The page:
It's a cloudy day in early January, but Friedrich Merz is in the best of spirits at the Düsseldorf Airporthotel Van der Valk.

The passionate pilot, who likes to fly to appointments at the controls of his propeller plane from his native Sauerland, this time has traveled by scheduled flight from Munich to take part in the closed-door meeting of the leadership bodies of the North Rhine-Westphalian CDU.

Reinhard Bingener

Political correspondent for Lower Saxony, Saxony-Anhalt and Bremen based in Hanover.

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Pure burger

Political correspondent in North Rhine-Westphalia.

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Oliver Georgi

Editor in the politics of the Frankfurter Allgemeine Sunday newspaper.

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Matthias Wysuwa

Political correspondent for northern Germany and Scandinavia based in Hamburg.

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Merz was able to celebrate his long-awaited triumph just a few days ago.

Twice, in late 2018 and early 2021, he was defeated at party conferences in the struggle for the CDU presidency;

In mid-December, Merz then clearly prevailed in the first membership decision in the party's history with 62.1 percent.

From a formal point of view, Merz is still only designated federal chairman.

His election must be confirmed at the digital party conference this Saturday and then by post.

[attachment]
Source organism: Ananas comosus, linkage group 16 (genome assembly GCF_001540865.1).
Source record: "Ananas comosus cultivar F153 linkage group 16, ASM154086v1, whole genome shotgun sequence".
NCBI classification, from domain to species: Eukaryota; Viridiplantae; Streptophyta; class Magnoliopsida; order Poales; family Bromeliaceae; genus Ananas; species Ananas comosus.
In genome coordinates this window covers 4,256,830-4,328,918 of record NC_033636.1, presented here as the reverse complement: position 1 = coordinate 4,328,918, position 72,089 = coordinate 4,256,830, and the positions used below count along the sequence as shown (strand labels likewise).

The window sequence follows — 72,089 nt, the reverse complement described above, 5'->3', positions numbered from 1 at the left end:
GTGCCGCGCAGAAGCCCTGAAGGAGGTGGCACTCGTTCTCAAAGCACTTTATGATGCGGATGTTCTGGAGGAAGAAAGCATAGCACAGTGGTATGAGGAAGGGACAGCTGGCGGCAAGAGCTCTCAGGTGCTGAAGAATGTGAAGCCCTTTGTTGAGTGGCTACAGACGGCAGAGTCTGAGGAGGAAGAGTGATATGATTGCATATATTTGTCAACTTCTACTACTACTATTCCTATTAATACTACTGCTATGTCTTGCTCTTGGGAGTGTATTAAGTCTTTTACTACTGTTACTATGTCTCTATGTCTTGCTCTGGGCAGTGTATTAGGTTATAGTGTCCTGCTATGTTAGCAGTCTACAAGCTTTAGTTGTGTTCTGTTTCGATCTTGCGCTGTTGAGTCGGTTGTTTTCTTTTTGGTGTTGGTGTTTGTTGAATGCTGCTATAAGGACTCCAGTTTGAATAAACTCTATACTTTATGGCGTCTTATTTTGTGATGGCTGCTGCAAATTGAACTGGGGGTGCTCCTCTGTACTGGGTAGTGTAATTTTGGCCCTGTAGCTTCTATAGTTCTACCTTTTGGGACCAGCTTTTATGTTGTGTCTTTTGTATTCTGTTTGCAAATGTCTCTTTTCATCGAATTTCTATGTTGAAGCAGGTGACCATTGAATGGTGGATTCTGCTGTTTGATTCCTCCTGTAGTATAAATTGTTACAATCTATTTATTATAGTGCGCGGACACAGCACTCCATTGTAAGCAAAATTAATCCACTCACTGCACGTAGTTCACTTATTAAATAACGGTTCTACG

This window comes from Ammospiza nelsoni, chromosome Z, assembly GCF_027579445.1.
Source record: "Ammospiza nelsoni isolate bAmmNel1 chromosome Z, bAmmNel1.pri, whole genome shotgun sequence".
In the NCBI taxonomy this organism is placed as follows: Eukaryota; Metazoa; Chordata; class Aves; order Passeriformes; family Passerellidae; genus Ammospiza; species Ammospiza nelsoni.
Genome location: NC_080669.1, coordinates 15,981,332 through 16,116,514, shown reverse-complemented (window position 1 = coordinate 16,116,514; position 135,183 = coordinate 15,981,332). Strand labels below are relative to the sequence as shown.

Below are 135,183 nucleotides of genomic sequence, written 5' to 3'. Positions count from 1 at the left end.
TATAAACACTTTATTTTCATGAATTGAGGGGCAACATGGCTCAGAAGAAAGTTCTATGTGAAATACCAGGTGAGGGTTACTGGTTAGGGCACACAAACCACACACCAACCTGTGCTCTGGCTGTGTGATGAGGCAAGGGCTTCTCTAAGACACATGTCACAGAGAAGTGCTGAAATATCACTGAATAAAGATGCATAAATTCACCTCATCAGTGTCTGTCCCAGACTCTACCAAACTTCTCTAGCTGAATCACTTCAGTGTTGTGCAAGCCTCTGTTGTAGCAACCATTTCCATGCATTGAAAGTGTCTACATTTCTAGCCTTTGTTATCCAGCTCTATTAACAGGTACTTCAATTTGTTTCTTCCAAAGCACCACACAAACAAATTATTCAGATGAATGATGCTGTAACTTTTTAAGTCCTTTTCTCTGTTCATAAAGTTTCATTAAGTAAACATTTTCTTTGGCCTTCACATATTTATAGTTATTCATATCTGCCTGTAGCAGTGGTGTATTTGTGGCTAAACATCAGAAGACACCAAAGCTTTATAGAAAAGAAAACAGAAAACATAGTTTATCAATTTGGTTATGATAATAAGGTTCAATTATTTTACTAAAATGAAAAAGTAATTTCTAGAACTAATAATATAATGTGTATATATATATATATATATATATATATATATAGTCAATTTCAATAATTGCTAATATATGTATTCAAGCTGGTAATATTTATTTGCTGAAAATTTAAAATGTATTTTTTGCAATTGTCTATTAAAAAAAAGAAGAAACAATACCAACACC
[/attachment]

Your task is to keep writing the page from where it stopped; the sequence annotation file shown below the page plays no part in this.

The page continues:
But Merz doesn't want to waste any time. He has resolved to get his party, which crashed in the general election, back on its feet as soon as possible. In front of a CDU partition with the inscription “Create perspectives. Seize opportunities” is how he outlines his plans at the Düsseldorf Airport Hotel alongside the Prime Minister of North Rhine-Westphalia, Hendrik Wüst. He talks about a new basic program that he would like to have worked out in the party before the next federal election. Remarkably, it is not the 66-year-old Merz, but the twenty-year-old Wüst, who unmistakably defines the political corridor of the CDU. "We agree that the success of the CDU lies in the middle, we are guided by the issues of the middle and the people of the middle."

But before it goes to the big lines, Merz and his party must first pass four state elections in the next few months. In the spring, three prime ministers with CDU party membership want to defend their office: Tobias Hans in Saarland on March 27th, Daniel Günther in Schleswig-Holstein on May 8th and Wüst in North Rhine-Westphalia just a week later. The fourth state election is due in October in Lower Saxony. “Personally, I like this order,” says Merz, almost happily. This gives the federal party the opportunity "to do a test run in the two smaller countries for what we want to do organizationally". Then the future chairman builds: "The election campaigns must be conducted in the federal states and will also be won in the federal states, at least we hope."

For the full width?

There, in the federal states, there are fears of further quarrels at the CDU federal level.

The campaigners are concerned about the smoldering conflict over the presidency of the CDU/CSU parliamentary group, which Ralph Brinkhaus currently holds.

His term of office lasts only until April 30th.

In the worst case, the party is threatened with an open struggle between Merz and Brinkhaus right at the time of the first three state election campaigns.

It is said that the group leader, who is valued internally by the MPs, is fighting for his office.

Brinkhaus whispered his appreciation to his parliamentary group colleagues, whom he waited on in the Reichstag.

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